A raccoon is a relentless problem solver, passing learning along to their young. As people attempt to keep them out, raccoons adapt, becoming smarter in the process.

In 1907, H.B. Davis published a raccoon intelligence study in The American Journal of Psychology. Twelve raccoons were given a series of locks to crack. He presented the test subjects with 13 puzzles to solve. Their success rate was nearly 85%.

“The learning curves for the raccoons and Kinnaman’s monkeys… seem to show a nearly equal facility in learning to undo fasten-ings.”

“Test of the raccoon’s powers of retention show that skill in undoing simple fastenings once learned remains practically undiminished…”

Breeding & Raising Young

  • Mating Season – January and June
  • Females mature and can reproduce at about one year
  • Two – five kits are common per litter, born in spring
  • Females separate from others to raise young.
  • Mothers teach kits by example
  • Kits remain with mother between 13-14 months
  • Raccoons in tree cavities & burroughs – keeping up to 20 den sites at one time

Factoids

  • Full grown = up to 23 pounds
  • Adult male = boar
  • Adult female = sow
  • Young = kits
  • Lifespan = wild – 2 – 3 years, captivity 20 years

Predators

In the wild bobcats, coyotes, mountain lions, great horned owls, and red-tailed hawks pose threats.

In urban environments, infection, disease, and cars are the major causes of death

Differing Interactions with Humans

Raccoons in the wild are shy around humans, avoiding them when possible.

Urban raccoons will approach them looking for handouts.

Highly adaptable, raccoons are able to easily navigate living in urban environments. Food sources (pet and bird feeding stations and garbage day) are plentiful and they’ll den in attics and abandoned buildings. Raccoons understand traffic patterns and travel on roofs and fence tops.

The trapper in the above video is from Florida, but his topics and the other animals he talks about are applicable to Nevada County.

Becoming Invasive

Germany
In 1934 a forester released a pair of raccoons to “enrich the fauna” for hunting. In 1945, twenty-five raccoons escaped from a fur farm after an air strike. Since then, the raccoon population in Germany has grown tremendously.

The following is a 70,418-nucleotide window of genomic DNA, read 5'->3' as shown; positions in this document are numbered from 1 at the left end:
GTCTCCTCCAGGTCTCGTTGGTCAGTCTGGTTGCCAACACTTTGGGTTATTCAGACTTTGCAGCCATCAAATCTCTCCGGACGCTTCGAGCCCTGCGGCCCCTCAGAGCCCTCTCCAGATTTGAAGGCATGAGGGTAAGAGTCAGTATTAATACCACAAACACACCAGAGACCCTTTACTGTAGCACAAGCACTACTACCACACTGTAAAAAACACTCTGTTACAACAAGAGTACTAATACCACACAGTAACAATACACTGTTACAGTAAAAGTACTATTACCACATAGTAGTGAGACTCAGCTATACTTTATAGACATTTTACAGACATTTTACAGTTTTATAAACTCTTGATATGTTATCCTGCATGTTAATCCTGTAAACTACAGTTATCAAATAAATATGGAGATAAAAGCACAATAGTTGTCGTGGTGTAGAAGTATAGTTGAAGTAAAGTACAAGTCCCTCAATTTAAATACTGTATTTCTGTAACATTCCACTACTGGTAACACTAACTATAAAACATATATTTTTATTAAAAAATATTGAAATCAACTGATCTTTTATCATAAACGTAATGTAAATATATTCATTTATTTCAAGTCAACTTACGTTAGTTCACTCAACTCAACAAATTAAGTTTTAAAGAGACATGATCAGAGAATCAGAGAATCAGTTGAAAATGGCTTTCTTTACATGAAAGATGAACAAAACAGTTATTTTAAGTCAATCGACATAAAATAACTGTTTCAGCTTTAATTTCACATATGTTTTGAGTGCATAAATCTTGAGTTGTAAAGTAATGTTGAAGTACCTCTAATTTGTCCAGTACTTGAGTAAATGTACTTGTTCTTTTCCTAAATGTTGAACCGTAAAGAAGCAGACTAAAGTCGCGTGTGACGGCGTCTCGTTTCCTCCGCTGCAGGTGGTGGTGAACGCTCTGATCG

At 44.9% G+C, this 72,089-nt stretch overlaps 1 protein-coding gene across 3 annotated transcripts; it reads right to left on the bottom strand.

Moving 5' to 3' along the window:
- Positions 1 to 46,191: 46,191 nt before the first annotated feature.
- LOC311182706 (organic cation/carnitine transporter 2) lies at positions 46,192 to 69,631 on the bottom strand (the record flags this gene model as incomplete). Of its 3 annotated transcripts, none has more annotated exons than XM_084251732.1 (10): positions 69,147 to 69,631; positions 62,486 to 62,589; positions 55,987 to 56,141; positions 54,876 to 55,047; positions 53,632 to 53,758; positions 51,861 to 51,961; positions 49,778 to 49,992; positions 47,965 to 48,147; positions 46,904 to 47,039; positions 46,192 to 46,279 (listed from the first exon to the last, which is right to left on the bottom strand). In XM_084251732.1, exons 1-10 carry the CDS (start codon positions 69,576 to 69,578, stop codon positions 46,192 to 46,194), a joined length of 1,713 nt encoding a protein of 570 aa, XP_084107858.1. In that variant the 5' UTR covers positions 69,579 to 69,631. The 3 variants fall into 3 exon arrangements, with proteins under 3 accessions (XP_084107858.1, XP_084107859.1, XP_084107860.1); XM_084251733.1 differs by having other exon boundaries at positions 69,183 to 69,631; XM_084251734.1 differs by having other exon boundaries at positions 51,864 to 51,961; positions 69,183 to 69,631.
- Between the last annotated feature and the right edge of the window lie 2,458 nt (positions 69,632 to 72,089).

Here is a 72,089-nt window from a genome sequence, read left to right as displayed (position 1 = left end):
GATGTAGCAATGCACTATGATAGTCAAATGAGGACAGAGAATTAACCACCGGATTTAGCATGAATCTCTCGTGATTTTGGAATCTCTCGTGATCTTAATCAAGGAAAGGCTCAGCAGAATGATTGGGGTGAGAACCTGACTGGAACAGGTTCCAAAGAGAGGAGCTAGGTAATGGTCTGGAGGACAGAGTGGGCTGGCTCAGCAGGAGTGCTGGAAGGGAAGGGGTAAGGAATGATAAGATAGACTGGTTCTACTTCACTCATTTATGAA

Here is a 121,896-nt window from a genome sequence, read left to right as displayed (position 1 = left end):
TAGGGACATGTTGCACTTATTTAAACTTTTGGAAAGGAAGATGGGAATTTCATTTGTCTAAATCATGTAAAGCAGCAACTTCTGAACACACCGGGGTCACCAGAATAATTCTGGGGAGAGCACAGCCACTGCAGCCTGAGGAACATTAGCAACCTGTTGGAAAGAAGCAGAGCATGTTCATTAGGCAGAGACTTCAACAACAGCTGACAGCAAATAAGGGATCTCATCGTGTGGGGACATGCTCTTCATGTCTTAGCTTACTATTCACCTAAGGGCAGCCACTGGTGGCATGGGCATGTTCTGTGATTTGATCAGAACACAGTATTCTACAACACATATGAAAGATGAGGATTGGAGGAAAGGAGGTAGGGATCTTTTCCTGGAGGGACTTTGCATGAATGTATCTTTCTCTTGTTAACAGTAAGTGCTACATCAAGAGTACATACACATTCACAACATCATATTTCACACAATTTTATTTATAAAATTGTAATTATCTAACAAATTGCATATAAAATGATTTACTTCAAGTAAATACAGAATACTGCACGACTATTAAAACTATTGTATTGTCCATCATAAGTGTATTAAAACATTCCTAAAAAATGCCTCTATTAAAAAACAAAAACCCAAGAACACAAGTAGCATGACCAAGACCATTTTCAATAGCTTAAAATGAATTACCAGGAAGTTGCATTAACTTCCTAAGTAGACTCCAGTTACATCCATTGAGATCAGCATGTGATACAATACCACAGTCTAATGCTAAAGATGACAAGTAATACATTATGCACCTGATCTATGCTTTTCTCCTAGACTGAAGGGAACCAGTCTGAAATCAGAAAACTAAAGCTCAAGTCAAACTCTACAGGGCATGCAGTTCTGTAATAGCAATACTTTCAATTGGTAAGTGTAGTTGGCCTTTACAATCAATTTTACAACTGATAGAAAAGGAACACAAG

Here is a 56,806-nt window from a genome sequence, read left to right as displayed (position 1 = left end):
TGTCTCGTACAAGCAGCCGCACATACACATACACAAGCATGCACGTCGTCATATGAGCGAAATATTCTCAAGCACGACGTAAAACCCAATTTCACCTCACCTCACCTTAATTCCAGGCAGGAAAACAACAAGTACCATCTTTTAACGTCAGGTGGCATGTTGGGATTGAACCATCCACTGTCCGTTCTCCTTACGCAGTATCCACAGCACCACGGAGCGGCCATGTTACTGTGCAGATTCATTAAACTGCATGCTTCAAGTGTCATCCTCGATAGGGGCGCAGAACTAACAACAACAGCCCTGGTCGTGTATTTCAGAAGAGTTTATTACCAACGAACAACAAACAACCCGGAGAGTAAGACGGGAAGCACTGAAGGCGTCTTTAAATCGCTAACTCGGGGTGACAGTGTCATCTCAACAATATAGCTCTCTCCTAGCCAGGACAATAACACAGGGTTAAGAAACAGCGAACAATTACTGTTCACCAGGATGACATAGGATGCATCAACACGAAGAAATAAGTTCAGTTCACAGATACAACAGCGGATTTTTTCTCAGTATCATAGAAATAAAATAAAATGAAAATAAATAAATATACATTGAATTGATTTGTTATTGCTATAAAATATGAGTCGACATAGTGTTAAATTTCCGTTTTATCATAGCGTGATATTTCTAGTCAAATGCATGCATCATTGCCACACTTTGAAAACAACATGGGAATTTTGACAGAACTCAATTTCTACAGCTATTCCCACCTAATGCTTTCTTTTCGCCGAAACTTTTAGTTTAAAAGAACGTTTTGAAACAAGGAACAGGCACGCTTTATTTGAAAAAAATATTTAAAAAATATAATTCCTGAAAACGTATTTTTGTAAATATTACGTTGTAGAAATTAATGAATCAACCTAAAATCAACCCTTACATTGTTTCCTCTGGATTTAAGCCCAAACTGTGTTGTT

German raccoon population increase

Raccoons are now considered an invasive species.  A zero-tolerance policy is in place. Over 10,000 raccoons are trapped and killed in Germany per year.

Japan
Rascal the Raccoon anime show appeared in the 1970s. As a result, children wanted pet raccoons. At one time, over 1,500 raccoons were imported per month. When keeping them became difficult, many were released in the forest.

Today, raccoons cause hundreds of thousands of dollars of damage to ancient, irreplaceable buildings and temples. Raccoons have spread to most regions in the country. Japan prohibits raccoon imports.

Problem Prevention

To discourage denning on or near the property;

• Securely close trash containers
• Don’t leave pet food outside
• Remove bird feeders
• Eliminate water sources and ornamental fish
• Cover outdoor sandboxes when not in use
• Keep brush cleared
• Eliminate access to attics, basements, and barns

Raccoon Voiding Spots and Latrines

Wilderness raccoons prefer to poo at the base of trees, on horizontal surfaces, on large rocks or in raised tree forks. Undigested seeds are often visible.

In urban areas, they’ll go on rooftops, decks, woodpiles, and in attics, haylofts, and in garages.

A raccoon latrine is a communal defecation area used by multiple raccoons.

1940s advertisement

Feces Spread Disease

  • Fungal Spores